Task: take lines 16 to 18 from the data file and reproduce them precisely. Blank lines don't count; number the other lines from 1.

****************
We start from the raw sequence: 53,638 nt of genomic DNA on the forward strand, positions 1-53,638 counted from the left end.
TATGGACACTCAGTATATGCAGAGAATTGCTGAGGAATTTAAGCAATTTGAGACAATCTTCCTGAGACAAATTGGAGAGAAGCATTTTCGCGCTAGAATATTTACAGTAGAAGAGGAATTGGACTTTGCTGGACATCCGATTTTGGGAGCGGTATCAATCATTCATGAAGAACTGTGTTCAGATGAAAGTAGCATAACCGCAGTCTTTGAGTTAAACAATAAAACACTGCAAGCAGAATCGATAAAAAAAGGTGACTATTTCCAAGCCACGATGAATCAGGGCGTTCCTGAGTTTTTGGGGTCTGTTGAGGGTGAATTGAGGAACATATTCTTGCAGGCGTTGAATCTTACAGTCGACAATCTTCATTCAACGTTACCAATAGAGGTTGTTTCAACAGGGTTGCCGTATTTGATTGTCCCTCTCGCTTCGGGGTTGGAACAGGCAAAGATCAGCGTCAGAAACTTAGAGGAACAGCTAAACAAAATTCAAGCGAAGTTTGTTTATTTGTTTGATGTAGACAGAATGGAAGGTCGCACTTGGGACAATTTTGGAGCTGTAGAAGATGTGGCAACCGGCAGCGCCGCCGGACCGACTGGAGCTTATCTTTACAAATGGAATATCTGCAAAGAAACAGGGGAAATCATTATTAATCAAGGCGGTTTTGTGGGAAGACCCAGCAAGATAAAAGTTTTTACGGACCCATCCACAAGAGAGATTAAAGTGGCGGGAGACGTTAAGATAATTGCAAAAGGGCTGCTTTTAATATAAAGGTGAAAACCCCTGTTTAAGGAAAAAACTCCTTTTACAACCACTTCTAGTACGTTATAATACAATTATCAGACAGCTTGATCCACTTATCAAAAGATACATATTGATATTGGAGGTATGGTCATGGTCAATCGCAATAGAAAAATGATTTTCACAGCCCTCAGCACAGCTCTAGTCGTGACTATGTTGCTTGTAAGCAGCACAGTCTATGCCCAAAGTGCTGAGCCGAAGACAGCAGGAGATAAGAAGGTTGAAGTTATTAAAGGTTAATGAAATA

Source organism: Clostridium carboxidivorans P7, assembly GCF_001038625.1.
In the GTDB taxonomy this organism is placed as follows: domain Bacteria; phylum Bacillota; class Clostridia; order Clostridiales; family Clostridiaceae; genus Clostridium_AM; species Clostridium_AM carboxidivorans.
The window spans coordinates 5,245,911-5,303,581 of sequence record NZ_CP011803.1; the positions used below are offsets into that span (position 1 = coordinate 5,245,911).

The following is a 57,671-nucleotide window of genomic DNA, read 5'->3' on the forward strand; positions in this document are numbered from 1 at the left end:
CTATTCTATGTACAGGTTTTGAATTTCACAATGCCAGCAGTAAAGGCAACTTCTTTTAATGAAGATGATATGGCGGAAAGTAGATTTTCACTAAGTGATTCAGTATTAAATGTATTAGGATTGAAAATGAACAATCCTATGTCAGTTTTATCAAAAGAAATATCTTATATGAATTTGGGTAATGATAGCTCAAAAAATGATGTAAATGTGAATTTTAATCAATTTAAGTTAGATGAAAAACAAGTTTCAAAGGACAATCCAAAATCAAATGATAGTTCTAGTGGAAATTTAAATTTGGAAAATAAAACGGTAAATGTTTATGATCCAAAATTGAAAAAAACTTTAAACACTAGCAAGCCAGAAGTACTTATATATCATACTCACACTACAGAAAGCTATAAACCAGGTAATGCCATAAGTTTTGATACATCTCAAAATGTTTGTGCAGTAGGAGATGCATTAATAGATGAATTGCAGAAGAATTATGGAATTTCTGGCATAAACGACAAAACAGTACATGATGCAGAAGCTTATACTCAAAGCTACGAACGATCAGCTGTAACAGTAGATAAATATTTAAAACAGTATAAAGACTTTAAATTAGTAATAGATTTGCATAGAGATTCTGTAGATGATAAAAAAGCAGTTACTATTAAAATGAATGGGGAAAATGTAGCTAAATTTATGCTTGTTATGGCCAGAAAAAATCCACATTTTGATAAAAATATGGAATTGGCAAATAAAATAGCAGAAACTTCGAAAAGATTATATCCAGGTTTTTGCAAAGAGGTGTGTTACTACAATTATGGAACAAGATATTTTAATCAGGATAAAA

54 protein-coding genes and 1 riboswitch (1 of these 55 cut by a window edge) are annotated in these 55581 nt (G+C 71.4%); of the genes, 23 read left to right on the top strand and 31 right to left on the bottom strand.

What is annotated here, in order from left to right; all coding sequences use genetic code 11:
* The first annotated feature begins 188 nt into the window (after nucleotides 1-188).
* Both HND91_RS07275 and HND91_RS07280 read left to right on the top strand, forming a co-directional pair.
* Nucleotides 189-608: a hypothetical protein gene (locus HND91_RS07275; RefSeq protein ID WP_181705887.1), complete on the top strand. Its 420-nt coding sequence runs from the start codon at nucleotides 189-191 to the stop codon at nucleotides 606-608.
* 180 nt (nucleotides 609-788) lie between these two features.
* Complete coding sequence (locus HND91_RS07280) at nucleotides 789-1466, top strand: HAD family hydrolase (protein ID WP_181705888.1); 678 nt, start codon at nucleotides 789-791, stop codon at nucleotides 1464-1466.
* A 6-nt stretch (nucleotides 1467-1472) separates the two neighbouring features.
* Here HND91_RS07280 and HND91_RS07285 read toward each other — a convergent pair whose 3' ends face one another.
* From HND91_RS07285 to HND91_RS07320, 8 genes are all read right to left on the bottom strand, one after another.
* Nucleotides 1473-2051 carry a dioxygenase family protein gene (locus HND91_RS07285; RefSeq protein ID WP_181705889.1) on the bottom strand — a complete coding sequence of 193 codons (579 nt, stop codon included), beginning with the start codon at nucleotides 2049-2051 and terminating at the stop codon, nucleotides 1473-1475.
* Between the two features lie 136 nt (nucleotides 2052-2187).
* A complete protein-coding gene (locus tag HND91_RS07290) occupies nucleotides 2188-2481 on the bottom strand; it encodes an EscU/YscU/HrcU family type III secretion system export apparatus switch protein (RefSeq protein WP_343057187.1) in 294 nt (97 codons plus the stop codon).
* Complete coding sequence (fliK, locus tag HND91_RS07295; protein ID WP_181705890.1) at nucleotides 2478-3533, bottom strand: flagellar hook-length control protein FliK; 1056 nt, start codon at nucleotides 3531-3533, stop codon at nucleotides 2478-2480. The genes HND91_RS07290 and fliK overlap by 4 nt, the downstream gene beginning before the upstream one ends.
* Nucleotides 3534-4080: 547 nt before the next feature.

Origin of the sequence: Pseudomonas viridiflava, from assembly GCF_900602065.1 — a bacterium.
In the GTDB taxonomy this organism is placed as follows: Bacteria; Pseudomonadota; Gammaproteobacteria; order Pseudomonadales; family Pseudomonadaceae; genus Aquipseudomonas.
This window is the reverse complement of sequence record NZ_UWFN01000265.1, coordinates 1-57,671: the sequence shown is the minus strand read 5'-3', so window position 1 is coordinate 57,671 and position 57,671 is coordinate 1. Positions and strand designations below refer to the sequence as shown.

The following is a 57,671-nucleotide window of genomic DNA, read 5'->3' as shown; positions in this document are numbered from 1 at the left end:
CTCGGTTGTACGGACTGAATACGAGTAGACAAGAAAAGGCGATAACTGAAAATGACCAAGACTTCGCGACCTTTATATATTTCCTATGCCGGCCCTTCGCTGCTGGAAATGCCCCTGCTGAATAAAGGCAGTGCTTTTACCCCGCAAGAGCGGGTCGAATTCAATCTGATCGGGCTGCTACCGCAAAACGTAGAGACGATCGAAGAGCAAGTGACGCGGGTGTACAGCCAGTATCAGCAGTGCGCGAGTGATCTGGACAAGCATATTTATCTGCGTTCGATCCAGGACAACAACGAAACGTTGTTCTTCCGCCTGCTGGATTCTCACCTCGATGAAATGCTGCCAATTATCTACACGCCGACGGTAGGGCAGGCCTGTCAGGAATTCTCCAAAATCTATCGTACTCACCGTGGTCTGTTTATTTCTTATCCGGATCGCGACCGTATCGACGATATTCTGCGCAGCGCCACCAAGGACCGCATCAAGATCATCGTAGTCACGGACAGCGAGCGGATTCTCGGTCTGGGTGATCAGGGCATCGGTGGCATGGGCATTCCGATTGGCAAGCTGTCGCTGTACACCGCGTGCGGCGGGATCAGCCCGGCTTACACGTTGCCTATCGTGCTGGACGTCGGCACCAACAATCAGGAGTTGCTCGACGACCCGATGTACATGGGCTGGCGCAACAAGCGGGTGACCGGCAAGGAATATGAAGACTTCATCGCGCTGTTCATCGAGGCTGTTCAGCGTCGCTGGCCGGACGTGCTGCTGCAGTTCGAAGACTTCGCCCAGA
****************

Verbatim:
* Here HND91_RS07280 and HND91_RS07285 read toward each other — a convergent pair whose 3' ends face one another.
* From HND91_RS07285 to HND91_RS07320, 8 genes are all read right to left on the bottom strand, one after another.
* Nucleotides 1473-2051 carry a dioxygenase family protein gene (locus HND91_RS07285; RefSeq protein ID WP_181705889.1) on the bottom strand — a complete coding sequence of 193 codons (579 nt, stop codon included), beginning with the start codon at nucleotides 2049-2051 and terminating at the stop codon, nucleotides 1473-1475.